In 1823 Byron went to Greece to fight for Greek independence from the Ottoman Empire. He spent 4,000 pounds (equivalent today to about 477,000 USD or 382,000 GBP) of his own money to refit the Greek naval fleet. He also took command of a Greek unit of elite fighters. Unfortunately, he fell ill with a “fever” on 15 February 1824. Ironically, doctors bled him to treat the illness, which most likely led to his death.

Byron died on 19 April 1824, aged 36. Some say his heart was cut out and kept in Greece, where, to this day, he’s a national hero. In any case, his body was returned to England. He was supposed to be buried in Westminster Abbey, but the Dean of Westminster refused on the grounds of Byron’s “questionable morality.” (They did add a memorial plaque to Byron in 1969.) He was instead buried in the Church of St. Mary Magdalene in Hucknall.

Lord Byron: The First Modern Vampire, blog post by Aspasia S. Bissas, aspasiasbissas.com. Lord Byron, vampire, vampires, The Giaour, Fragment of a Novel, A Fragment, Byronic Hero, goth, goths, gothic, John Polidori, The Vampyre, Lord Ruthven, Westminster Abbey
Lord Byron memorial
This image can be purchased from Westminster Abbey Library
Image © 2022 Dean and Chapter of Westminster

His death didn’t end the vampire rumours about Byron. Because people kept insisting that his coffin was empty, in 1938– more than a century after his death– the vicar of Hucknall agreed to open the casket. Byron was inside, naked and well-preserved, The vicar stated:

‘Reverently, very reverently, I raised the lid and before my eyes lay the embalmed body of Byron in as perfect condition as when it had been placed in the coffin … his features and hair easily recognisable from the portraits with which I was so familiar. The serene, almost happy expression on his face made a profound impression on me … I gently lowered the lid of his coffin – and as I did so, breathed a prayer for the peace of his soul.’

And so Lord Byron rests in peace…or maybe not.

What do you think? Did Byron become a vampire, or just play one on the page? Share in the comments…

Celebrate World Goth Day with some new books:

Aspasia S. Bissas books: Love Lies Bleeding, Blood Magic, Tooth & Claw, book, books, free book, free books, freebies, freebie, free ebook, free ebooks, vampire, vampires, dark fantasy, dark romance, historical fiction, gothic fiction, gothic fantasy, urban fantasy, paranormal, supernatural, horror, dark reads, indie author, indie fiction, strong female protagonist, aspasiasbissas.com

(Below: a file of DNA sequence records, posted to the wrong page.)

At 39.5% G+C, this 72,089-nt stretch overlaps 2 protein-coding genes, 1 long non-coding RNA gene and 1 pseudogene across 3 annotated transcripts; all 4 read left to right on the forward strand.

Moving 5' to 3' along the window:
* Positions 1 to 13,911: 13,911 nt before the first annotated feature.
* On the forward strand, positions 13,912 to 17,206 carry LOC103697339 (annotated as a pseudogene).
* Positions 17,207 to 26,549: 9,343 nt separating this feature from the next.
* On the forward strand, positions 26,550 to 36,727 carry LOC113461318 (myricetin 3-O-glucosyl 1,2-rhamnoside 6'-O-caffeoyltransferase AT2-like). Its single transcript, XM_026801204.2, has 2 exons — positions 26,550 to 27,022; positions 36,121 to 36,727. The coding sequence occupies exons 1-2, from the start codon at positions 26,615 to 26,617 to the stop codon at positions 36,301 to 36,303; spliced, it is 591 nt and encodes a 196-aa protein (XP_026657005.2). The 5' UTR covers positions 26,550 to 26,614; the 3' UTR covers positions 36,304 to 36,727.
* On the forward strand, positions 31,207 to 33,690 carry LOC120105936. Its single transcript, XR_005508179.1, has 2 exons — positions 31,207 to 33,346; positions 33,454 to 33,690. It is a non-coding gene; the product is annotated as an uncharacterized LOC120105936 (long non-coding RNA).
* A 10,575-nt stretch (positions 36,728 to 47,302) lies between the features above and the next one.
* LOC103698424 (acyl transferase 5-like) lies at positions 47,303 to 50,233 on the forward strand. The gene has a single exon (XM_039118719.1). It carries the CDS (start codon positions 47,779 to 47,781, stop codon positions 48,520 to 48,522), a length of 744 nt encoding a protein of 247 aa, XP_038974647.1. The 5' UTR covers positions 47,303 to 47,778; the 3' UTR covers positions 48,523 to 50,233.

Love Lies Bleeding: Smashwords, Barnes & Noble, Kobo, Apple Books
FREE Blood Magic: Smashwords, Barnes & Noble, Kobo, Apple Books
FREE Tooth & Claw: Smashwords, Barnes & Noble, Kobo, Apple Books

If you prefer paperback, use this link to order Love Lies Bleeding from Bookshop – a portion of each sale goes directly to independent bookstores, as well as to myself. Thank you for supporting indie! ♥

Cheers,

Aspasía S. Bissas

🧿

Further Reading

Wikipedia: Fragment of a Novel

Was Lord Byron England’s 1st Vampire?

On the Very Scary Rise of the First Literary Vampire

Lord Byron’s Image Inspired Modern Take on Vampires

Lord Byron in Popular Culture

“Mad, bad, and dangerous to know”

Biography: Lord Byron

Lord Byron: Westminster Abbey

First Look at My New Book

First Look at My New Book, blog post by Aspasia S. Bissas, aspasiasbissas.com, Love Lies Bleeding, Blood Magic, Tooth & Claw, vampire, vampires, dark fantasy, urban fantasy, gothic, paranormal, horror
Photo by Alex Fu on Pexels.com

Although there’s still work to be done, some parts of my new book (no title yet) are ready to share! I thought I’d give you all a taste of the opening chapter. This book continues the story started in Love Lies Bleeding, introducing some new characters along the way. Fair warning, if you haven’t read Love Lies Bleeding yet, this excerpt contains spoilers. (And a trigger warning for anyone sensitive to violence.)

Spoilers Ahead

Mara was hungry and lonely. Hungry, she could take care of.

She was in London. She’d been there for what felt like months, but really was only a little over a week.